By Stephen Janis
Special to the AFRO

As Baltimore moves forward taking gradual steps to reopen after a citywide lockdown to stem the spread of COVID-19, one theme that has emerged is caution.  

While the city has seen a significant decline in the number of new cases of infections resulting from the virus, concern remains that moving too quickly to a sense of normalcy is risky and could erase any progress made to date.

Baltimore Mayor Bernard “Jack” Young is implementing a methodical approach to reopening Baltimore as cases of
COVID-19 spike in other parts of the country. (Photo/AFRO)

“I think we have to be very careful,” Josh Sharfstein, Vice Dean at Johns Hopkins Bloomberg School of Public Health told the AFRO.  

“Social distancing and wearing a mask are going to be very important for a while.” 

Last week the city entered phase two of its planned emergence from more than three months under a stay-at-home order.  The plan mirrors statewide guidance that recommended three stages for reopening businesses and recreational facilities to the public based upon meeting key metrics like decline in new cases and hospital capacity utilization. \

Phase two allows restaurants to serve customers at no more than 50 percent capacity. Gyms and churches can also reopen provided they remain half full.  It also allows non-essential businesses to operate within safety guidelines by maintaining social distancing, along with attractions like the Baltimore Zoo to open to the public. 

It’s a gradual process that the mayor’s office said would be subject to ongoing evaluation as city officials continue to monitor key metrics as reopening progresses.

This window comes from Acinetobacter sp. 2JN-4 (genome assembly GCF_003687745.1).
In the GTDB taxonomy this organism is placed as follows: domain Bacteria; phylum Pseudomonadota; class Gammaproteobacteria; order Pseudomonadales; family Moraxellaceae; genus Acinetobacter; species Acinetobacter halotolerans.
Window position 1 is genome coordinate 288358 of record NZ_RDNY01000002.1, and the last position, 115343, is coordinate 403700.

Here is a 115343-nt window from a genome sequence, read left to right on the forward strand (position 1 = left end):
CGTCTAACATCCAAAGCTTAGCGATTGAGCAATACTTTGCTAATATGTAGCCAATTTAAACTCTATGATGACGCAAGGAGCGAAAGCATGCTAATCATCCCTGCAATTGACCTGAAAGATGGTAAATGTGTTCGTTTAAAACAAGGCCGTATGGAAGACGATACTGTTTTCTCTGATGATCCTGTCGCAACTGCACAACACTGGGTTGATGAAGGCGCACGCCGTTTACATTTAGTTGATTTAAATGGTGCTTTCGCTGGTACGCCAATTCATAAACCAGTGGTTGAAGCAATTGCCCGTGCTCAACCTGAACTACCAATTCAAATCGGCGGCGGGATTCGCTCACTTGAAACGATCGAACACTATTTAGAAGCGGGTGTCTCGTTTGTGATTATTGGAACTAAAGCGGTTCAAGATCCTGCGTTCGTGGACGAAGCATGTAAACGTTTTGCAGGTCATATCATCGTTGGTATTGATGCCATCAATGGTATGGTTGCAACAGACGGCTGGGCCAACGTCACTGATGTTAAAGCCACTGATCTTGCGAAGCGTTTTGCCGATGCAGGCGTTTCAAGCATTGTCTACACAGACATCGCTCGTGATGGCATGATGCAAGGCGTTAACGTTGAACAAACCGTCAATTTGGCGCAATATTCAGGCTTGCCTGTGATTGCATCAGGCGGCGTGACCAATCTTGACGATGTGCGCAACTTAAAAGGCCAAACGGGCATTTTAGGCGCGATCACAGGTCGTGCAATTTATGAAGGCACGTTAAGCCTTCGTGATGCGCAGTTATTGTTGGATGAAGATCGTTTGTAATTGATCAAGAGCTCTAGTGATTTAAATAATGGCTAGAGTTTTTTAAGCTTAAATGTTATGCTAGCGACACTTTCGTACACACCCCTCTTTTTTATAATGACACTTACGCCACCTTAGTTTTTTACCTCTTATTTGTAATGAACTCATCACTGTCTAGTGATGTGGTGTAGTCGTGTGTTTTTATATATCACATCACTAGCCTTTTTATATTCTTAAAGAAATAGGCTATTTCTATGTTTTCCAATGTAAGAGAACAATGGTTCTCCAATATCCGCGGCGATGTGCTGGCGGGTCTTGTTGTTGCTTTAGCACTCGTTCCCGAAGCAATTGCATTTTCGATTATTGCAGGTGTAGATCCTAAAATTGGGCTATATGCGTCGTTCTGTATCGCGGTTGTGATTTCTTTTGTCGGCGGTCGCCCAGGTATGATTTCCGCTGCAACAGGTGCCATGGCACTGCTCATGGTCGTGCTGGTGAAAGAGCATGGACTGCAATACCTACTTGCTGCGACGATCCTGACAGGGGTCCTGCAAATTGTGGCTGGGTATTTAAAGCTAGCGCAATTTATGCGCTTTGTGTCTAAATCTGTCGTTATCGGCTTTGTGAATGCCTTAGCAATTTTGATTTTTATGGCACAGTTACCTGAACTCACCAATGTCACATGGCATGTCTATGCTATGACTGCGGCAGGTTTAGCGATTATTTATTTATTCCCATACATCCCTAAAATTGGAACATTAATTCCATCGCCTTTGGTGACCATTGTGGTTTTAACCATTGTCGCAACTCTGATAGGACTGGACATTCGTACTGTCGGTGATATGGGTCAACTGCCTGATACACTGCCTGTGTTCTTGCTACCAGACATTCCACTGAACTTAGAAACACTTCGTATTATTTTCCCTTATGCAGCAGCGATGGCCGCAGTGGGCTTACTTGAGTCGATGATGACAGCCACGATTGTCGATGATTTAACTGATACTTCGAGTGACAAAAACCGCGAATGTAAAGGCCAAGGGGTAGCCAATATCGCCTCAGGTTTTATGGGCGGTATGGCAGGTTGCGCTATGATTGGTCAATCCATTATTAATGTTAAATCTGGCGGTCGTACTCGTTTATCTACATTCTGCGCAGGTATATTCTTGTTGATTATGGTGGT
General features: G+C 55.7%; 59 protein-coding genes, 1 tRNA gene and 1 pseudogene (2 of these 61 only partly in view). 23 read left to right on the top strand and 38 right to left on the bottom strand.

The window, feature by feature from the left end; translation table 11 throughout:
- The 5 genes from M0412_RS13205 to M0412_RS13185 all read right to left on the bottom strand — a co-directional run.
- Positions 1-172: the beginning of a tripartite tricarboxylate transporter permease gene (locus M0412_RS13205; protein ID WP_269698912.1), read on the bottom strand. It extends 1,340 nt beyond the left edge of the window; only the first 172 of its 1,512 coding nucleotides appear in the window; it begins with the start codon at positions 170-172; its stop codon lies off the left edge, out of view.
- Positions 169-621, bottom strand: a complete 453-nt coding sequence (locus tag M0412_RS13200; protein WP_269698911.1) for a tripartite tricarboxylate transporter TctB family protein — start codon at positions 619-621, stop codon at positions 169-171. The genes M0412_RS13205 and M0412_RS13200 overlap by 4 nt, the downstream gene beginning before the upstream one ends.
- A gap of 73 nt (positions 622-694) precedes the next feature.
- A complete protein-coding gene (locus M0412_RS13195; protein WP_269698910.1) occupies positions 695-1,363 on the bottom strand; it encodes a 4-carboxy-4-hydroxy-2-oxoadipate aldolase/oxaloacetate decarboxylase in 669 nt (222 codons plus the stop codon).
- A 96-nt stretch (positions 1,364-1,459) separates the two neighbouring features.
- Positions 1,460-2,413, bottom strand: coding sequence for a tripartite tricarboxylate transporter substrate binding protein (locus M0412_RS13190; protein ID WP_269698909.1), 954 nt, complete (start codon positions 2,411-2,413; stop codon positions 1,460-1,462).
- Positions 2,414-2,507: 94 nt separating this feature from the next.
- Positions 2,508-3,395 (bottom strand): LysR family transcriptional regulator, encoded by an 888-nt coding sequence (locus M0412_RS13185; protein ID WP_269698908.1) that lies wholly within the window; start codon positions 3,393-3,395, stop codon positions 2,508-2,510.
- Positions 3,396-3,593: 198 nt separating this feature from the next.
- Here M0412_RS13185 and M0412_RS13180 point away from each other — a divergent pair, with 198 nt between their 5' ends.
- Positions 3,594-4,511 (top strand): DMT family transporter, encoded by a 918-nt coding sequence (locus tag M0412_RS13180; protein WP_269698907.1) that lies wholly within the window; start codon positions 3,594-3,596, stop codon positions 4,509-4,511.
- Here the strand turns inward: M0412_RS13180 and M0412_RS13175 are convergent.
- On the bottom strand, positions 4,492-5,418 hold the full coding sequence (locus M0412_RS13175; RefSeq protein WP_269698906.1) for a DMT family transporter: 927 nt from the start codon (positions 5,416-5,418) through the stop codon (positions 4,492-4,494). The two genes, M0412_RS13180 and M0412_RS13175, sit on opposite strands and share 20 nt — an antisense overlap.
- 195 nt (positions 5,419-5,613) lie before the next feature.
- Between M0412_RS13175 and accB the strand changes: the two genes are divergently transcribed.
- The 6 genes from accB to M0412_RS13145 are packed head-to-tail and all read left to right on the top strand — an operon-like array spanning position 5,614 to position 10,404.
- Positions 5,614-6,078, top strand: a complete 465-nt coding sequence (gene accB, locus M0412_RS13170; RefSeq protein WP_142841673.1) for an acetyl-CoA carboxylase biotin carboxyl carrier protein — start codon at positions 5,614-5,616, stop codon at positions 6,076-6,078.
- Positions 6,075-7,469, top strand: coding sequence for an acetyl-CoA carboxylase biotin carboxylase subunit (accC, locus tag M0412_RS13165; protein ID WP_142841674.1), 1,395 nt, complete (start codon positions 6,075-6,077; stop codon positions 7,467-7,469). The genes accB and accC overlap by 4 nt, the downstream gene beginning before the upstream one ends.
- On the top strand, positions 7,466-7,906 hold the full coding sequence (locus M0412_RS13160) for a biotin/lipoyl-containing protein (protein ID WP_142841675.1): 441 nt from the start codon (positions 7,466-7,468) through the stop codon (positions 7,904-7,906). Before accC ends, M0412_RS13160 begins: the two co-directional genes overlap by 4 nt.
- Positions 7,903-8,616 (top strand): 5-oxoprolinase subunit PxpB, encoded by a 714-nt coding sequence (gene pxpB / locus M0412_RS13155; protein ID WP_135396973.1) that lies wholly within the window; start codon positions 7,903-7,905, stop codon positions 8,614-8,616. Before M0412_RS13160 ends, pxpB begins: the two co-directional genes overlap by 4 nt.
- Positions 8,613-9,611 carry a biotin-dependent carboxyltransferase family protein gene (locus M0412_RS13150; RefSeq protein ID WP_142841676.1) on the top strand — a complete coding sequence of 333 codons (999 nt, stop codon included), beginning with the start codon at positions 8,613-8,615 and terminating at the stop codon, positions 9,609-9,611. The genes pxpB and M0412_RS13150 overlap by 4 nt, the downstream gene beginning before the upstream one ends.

“We’ve been methodical and opened slowly so Baltimore city has not become a hotspot,” Lester Davis, spokesman for Mayor Bernard “Jack” Young told the AFRO

“And we want to make sure we don’t reverse those gains.” 

Young issued a series of stay at home orders designed to slow the spread of the virus.    Since then, the city like the state has seen a slow but steady decrease in new cases, hospitalizations, and deaths.

Baltimore city has recorded 7,148 cases of the illness caused by COVID19 since the pandemic began and at least 310 deaths. 

But concerns remain that those hard-earned gains could evaporate quickly.  Especially with regions that re-opened earlier like Texas, Florida and Arizona experiencing near exponential growth in cases and setting records for the numbers of new infections daily.  

Part of the city’s ability to move forward will be consistent messaging, says Sharfstein.  Making it clear that even as life returns to some sense of normalcy, social distancing and wearing a mask will be essential to making the gains stick. 

“I have a general sense there is greater compliance and more caution here than in other places.  I think that reflects the consistency of message.” 

City Council President and presumptive mayor Brandon Scott also expressed caution, urging residents to remain vigilant about social distancing and hygiene as they return to work. 

“I want everyone to be able to go back to work and have some sense of normalcy, but we should not start thinking that this pandemic is over,” Scott said.

“Everyone should continue practicing social distancing, wearing masks when in public, washing their hands regularly, avoiding large gatherings, and taking the threat of COVID-19 just as seriously as we did back in March.”

Despite the ongoing battle with a virus that could remain a threat for years, small glimmers of hope have emerged amid a torrent of bad news. Erika Hamlett’s 91 year-old uncle, a resident at FutureCare’s Lochearn long term care facility, tested positive in April for COVID19.  

But since then he has made a slow but steady recovery, and she was allowed to see him via Zoom for the first time in months.  

“He lost weight and was very sick for a few weeks, but he’s doing so much better,” she said.  

“I’m grateful.”